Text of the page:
Ever since LinkedIn introduced Endorsements, and permitted – nay, provoked – every well-meaning connection under the sun to endorse us – we have not been quite happy. Whether it was endorsements for peculiar skills (not ours), or skills we used 20 years ago in our first job; or a spate of endorsements from someone who never worked with us, receiving an endorsement was at best a mixed blessing. Some users turned them off in disgust, which diminished their chances of turning up in keyword and skills searches.
Now LinkedIn has given us three new ways to control Endorsements*. Here’s what to do.
Turn Off Endorsement Suggestions
Edit your profile. Edit the Skills and Endorsement section. In the example below, the settings allow you to be endorsed, but makes no suggestions to you or to your connections about endorsements. You might decide both of these setting are Ok kept on, but now you have the choice.
Reorder your Endorsements
You can arrange Endorsements in any order you like, instead of the order being dictated by the number of endorsements. This is particularly useful for someone who has changed their career or their focus, and wants to highlight the major skills they are using now.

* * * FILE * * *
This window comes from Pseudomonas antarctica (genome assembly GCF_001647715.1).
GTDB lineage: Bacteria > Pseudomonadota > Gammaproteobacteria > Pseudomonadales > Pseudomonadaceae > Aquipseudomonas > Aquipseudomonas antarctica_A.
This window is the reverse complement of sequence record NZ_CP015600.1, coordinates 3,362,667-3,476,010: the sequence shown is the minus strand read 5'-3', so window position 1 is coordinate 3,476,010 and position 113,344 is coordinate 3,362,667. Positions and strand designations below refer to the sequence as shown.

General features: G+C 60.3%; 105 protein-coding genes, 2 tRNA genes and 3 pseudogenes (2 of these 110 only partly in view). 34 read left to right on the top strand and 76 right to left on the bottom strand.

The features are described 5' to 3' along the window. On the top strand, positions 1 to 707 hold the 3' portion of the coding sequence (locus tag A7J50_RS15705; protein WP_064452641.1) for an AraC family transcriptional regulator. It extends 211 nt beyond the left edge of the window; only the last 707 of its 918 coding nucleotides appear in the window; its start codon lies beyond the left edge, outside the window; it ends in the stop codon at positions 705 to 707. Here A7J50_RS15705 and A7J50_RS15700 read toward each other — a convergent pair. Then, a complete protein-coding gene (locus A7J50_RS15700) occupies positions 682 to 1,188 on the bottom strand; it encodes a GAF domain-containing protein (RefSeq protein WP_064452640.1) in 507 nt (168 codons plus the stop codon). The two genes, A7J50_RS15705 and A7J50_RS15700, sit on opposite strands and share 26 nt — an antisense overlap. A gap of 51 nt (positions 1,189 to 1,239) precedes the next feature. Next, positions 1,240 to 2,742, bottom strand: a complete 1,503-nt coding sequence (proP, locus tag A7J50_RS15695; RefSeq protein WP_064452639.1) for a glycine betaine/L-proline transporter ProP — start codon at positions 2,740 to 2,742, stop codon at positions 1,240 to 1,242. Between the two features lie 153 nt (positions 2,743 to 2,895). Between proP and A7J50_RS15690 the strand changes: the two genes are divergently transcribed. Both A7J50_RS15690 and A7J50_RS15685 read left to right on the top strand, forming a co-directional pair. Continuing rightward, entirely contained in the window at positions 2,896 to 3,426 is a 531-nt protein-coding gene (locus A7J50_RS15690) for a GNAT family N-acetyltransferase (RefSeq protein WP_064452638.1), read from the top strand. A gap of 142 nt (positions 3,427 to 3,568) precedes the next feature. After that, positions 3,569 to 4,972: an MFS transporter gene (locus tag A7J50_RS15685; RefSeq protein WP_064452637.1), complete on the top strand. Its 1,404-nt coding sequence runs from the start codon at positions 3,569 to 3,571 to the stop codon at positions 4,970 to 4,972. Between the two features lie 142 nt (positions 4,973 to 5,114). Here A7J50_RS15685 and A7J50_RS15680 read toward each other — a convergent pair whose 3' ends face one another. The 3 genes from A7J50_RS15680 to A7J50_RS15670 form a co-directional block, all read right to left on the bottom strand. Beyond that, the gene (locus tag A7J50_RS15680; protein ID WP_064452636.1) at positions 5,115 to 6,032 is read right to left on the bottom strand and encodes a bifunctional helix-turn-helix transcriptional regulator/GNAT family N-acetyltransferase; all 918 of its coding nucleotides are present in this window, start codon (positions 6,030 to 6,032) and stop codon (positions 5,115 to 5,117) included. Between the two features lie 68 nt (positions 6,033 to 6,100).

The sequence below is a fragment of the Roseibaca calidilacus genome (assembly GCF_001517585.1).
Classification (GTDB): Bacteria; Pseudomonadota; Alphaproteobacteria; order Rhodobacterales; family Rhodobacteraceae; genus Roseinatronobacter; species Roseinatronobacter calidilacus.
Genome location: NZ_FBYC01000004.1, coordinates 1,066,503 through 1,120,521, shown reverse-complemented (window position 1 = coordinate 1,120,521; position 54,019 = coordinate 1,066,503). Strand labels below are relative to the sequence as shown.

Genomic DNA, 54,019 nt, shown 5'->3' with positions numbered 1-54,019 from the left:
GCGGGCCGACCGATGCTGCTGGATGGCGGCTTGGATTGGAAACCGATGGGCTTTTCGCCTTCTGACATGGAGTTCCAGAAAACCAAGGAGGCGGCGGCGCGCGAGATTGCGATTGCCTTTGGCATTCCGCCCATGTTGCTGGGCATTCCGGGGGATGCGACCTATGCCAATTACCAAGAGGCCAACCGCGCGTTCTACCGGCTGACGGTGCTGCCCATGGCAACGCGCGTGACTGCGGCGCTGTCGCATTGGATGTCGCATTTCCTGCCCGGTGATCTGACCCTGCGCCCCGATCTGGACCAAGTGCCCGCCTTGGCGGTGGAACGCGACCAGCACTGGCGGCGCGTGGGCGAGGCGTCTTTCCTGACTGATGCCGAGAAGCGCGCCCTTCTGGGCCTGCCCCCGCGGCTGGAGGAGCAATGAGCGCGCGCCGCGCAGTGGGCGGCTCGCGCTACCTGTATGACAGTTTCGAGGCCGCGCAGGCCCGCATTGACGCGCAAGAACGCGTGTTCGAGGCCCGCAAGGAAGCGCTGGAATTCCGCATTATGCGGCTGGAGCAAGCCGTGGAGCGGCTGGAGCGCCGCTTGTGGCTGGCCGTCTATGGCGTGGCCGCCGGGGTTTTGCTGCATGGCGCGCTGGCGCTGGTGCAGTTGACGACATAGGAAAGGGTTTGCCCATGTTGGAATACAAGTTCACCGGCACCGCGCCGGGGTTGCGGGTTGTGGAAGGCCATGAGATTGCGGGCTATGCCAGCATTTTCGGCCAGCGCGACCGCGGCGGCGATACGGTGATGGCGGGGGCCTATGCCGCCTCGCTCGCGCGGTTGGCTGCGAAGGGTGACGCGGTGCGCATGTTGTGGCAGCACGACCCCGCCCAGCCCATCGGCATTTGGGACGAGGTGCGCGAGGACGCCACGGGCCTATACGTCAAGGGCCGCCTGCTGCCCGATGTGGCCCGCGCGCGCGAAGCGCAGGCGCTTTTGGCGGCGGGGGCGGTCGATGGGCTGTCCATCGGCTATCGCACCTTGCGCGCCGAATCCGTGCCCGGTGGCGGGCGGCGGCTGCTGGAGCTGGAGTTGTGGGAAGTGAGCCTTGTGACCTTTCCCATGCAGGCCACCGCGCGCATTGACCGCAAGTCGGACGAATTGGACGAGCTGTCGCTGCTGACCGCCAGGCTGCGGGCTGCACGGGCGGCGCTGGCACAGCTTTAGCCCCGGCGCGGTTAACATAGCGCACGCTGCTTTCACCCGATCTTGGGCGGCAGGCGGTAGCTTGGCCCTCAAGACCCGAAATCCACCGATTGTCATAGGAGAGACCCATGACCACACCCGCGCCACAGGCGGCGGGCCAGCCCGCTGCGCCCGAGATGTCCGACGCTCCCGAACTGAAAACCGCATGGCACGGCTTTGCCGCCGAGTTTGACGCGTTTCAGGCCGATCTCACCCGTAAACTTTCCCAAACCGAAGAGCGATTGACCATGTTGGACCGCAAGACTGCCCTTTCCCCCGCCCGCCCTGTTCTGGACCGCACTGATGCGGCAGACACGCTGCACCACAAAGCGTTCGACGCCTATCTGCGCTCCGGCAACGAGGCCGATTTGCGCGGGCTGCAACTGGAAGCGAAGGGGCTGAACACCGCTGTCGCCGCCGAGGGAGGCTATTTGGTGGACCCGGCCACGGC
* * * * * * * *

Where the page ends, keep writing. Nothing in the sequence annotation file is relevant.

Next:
While in Edit, simply drag and drop the skills into the order you want. The top ten skills will still be displayed as ribbons, while the others be in a horizontal list, with the first 15 displayed by default.
Remove Endorsements Made by Individuals
The option to remove a totally unwanted skill added by someone else has always been available. Now, you can also remove one unwanted endorser from one particular skill. Click on the Manage Endorsements tab and you can scroll down the list, bring any of the skills to the top and see the list of endorsers. To remove an endorser, uncheck their name.
Below is an example where the user has removed the checkmark beside endorsers who have never worked with her on Proposal Writing. Yes, it diminishes the number of endorsements for that skill. But the endorsers that remain are actually familiar with her work, which makes the endorsement more credible.
That’s it! Now go fix those Endorsements.
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